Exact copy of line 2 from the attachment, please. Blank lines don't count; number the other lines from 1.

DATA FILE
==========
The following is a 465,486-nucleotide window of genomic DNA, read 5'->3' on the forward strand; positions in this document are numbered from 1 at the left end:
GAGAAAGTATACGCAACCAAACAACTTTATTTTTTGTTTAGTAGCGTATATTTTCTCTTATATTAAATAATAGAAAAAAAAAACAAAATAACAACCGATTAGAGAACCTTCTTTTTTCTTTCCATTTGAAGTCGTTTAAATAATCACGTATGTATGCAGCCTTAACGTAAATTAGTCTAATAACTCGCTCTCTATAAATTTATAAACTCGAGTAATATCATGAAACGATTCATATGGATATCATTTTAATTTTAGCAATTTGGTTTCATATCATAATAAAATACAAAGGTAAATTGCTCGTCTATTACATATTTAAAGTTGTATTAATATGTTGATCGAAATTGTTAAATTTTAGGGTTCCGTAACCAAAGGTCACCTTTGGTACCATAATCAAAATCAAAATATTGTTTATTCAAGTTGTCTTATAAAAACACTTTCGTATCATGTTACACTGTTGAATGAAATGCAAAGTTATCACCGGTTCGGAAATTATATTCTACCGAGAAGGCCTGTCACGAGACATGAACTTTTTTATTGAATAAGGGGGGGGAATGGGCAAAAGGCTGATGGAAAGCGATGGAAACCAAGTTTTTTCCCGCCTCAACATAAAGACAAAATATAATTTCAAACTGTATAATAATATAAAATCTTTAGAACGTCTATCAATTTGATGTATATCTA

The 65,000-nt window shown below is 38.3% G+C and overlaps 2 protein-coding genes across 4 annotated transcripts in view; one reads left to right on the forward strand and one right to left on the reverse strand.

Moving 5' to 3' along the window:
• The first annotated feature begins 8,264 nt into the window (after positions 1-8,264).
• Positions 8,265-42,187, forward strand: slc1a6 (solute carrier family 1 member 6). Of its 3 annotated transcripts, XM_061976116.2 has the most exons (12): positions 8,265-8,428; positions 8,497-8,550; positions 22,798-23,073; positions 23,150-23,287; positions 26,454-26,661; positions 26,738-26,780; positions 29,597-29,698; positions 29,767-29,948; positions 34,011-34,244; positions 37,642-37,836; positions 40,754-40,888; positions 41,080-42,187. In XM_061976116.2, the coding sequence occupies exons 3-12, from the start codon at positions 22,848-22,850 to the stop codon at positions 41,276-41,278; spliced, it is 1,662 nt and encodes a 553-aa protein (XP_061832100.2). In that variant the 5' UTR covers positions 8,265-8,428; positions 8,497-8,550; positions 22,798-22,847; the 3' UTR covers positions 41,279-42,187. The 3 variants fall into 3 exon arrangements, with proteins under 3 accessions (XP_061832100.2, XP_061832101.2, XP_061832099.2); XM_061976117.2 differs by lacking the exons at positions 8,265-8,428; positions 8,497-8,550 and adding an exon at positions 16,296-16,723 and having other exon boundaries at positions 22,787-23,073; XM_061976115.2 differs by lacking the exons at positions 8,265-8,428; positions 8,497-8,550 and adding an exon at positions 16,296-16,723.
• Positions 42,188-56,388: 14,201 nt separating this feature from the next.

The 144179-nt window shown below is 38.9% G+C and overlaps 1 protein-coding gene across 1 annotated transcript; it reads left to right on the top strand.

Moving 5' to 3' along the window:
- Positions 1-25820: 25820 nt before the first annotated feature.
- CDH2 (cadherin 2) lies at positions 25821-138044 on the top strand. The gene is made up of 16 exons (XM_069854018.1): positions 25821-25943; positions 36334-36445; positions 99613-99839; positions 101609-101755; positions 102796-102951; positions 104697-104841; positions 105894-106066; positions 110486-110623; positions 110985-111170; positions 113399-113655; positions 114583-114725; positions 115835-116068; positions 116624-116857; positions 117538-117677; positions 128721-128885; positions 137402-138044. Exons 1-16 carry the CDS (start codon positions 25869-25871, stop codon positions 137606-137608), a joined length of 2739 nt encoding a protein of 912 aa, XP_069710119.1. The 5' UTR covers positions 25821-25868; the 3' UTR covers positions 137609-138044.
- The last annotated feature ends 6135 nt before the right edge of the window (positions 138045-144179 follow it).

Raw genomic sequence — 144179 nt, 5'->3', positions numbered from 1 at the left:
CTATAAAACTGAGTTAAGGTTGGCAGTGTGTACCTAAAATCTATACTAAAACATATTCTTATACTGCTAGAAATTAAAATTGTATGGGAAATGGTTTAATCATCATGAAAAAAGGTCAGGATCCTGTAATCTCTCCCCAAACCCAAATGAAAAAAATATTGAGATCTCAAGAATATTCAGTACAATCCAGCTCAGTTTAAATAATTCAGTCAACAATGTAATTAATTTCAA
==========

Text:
GAGAAAGTATACGCAACCAAACAACTTTATTTTTTGTTTAGTAGCGTATATTTTCTCTTATATTAAATAATAGAAAAAAAAAACAAAATAACAACCGATTAGAGAACCTTCTTTTTTCTTTCCATTTGAAGTCGTTTAAATAATCACGTATGTATGCAGCCTTAACGTAAATTAGTCTAATAACTCGCTCTCTATAAATTTATAAACTCGAGTAATATCATGAAACGATTCATATGGATATCATTTTAATTTTAGCAATTTGGTTTCATATCATAATAAAATACAAAGGTAAATTGCTCGTCTATTACATATTTAAAGTTGTATTAATATGTTGATCGAAATTGTTAAATTTTAGGGTTCCGTAACCAAAGGTCACCTTTGGTACCATAATCAAAATCAAAATATTGTTTATTCAAGTTGTCTTATAAAAACACTTTCGTATCATGTTACACTGTTGAATGAAATGCAAAGTTATCACCGGTTCGGAAATTATATTCTACCGAGAAGGCCTGTCACGAGACATGAACTTTTTTATTGAATAAGGGGGGGGAATGGGCAAAAGGCTGATGGAAAGCGATGGAAACCAAGTTTTTTCCCGCCTCAACATAAAGACAAAATATAATTTCAAACTGTATAATAATATAAAATCTTTAGAACGTCTATCAATTTGATGTATATCTA